5 Authors’ Blogs for Self-Published Writers

shutterstock_136888421Navigating the murky waters of the self-publishing industry can be both intimidating and overwhelming. From the craft of writing to marketing your books, the entire process is a truly intense labor of love. It also stands to reason that many writers are not necessarily gifted at selling themselves. I think most of us would prefer to be locked in a room somewhere, building new worlds. But market we must if we want to live to write another day. With an immense amount of resources out there, it’s hard to know what marketing techniques are effective, and which are a waste of your time (and sometimes money).

Listed below are five authors that I have found provide candid, intelligent advice on writing and marketing your books. Most of the big questions I’ve had have been answered on one of these blogs. Why re-invent the wheel when you can follow in the footsteps of other successful writers who are willing to share what they’ve learned along the way?

Lindsay Buroker
This was the blog that convinced me to self-publish. Lindsay is the author of several series, including Emperor’s Edge and Flash Gold, and her stories are fun, quick reads that I thoroughly enjoy. On her blog, Lindsay is incredibly forthcoming about sharing which marketing techniques worked for her, the numbers of books she’s sold at different points in time, and smart, insightful observations about new trends in the industry and how they can be applied to selling your books.

Hugh Howey
Once upon a time, Hugh Howey was a starving, self-published author just like the rest of us. Now he’s a bestseller, and his brilliant Silo Series (Wool, Shift and Dust) are well-known to any self-respecting sci-fi fan (and personal favorites of mine). But what makes this blog special is that Hugh’s ability to reawaken your passion for the craft of writing, which sometimes can get a little lost in the monumental effort of marketing and selling books.

Tim Ferriss
On the other extreme from Hugh Howey is Tim Ferriss, the author of the 4-Hour Work Week (and many other 4-Hour themed nonfiction books). He is an author and an entrepreneur who has branded himself and his books, and has become immensely successful because of how brilliant he is at marketing. This is not a blog for authors looking to discuss the craft, but if you’re looking for big ideas and are a risk-taker, you’ll find some great strategies on his blog.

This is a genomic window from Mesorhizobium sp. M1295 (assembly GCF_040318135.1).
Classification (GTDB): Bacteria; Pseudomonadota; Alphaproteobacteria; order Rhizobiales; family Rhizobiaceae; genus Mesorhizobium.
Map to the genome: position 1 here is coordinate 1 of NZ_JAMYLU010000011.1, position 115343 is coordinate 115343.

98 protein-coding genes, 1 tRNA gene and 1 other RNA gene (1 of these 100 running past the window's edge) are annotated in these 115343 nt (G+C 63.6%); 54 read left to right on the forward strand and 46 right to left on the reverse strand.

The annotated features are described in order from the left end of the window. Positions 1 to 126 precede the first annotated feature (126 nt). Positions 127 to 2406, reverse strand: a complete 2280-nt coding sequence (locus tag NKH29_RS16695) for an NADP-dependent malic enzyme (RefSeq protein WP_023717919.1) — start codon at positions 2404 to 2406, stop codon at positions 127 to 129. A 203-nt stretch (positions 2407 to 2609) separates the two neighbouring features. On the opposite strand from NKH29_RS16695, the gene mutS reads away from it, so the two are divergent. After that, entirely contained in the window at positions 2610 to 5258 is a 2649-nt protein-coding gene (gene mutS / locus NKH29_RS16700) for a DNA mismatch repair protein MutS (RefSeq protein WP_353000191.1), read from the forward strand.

C.J. Lyons
I find this blog great for practical advice from a prolific self-published author who practices what she preaches. She writes suspense/thrillers, and has been incredibly successful in her niche. She openly shares what has worked for her, but also acknowledges that not every writer has to be a best seller in order to be successful. Her strategies are thought-provoking and not at all like the generic advice that you find on so many self-publishing websites.

Kami Garcia
Disclaimer – I write YA fiction, and Kami Garcia, author of awesome YA fantasies like Beautiful Creatures, is one of my favorite writers. What I find cool about her blog is that it isn’t all self-promotion about he books. She dedicates time providing insightful input and resources for writers. Kami isn’t self-published, but her blog is a quick, enjoyable read if you’re curious about the kind of things that author’s who’ve already “made it” think about.

When to Stop Editing

I can admit it – I’m addicted to editing. I’ve rewritten the first chapter of one of my novels so many times that all of the versions start to blur together. Sometimes the changes are relatively minor, but I can’t help thinking of better and better ways to begin, and end up with a completely different opening scene. I’ve added and deleted prologues, and added an epilogue only to question whether it disrupts the flow of the primary narrative.